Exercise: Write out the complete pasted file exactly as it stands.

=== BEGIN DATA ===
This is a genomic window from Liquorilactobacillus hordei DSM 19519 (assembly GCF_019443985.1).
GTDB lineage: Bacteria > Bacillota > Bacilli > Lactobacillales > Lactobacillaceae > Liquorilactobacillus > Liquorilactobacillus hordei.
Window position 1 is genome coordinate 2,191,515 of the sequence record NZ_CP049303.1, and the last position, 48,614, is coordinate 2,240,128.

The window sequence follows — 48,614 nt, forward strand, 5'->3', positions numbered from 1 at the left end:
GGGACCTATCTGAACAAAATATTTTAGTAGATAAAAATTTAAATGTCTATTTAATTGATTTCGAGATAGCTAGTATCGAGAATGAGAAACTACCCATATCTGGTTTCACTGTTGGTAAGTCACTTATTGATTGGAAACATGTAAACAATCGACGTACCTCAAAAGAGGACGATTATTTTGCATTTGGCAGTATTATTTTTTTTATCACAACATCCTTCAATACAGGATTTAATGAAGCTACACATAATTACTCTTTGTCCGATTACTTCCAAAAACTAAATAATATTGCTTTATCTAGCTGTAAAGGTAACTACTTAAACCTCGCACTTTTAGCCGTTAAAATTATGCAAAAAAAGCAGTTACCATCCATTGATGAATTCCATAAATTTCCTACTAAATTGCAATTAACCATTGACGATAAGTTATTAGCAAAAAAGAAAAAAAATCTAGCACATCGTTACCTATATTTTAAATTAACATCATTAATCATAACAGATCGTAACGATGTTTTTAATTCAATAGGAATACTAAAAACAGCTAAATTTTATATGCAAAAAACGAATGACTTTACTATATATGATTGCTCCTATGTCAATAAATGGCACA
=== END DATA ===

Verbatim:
This is a genomic window from Liquorilactobacillus hordei DSM 19519 (assembly GCF_019443985.1).
GTDB lineage: Bacteria > Bacillota > Bacilli > Lactobacillales > Lactobacillaceae > Liquorilactobacillus > Liquorilactobacillus hordei.
Window position 1 is genome coordinate 2,191,515 of the sequence record NZ_CP049303.1, and the last position, 48,614, is coordinate 2,240,128.

The window sequence follows — 48,614 nt, forward strand, 5'->3', positions numbered from 1 at the left end:
GGGACCTATCTGAACAAAATATTTTAGTAGATAAAAATTTAAATGTCTATTTAATTGATTTCGAGATAGCTAGTATCGAGAATGAGAAACTACCCATATCTGGTTTCACTGTTGGTAAGTCACTTATTGATTGGAAACATGTAAACAATCGACGTACCTCAAAAGAGGACGATTATTTTGCATTTGGCAGTATTATTTTTTTTATCACAACATCCTTCAATACAGGATTTAATGAAGCTACACATAATTACTCTTTGTCCGATTACTTCCAAAAACTAAATAATATTGCTTTATCTAGCTGTAAAGGTAACTACTTAAACCTCGCACTTTTAGCCGTTAAAATTATGCAAAAAAAGCAGTTACCATCCATTGATGAATTCCATAAATTTCCTACTAAATTGCAATTAACCATTGACGATAAGTTATTAGCAAAAAAGAAAAAAAATCTAGCACATCGTTACCTATATTTTAAATTAACATCATTAATCATAACAGATCGTAACGATGTTTTTAATTCAATAGGAATACTAAAAACAGCTAAATTTTATATGCAAAAAACGAATGACTTTACTATATATGATTGCTCCTATGTCAATAAATGGCACA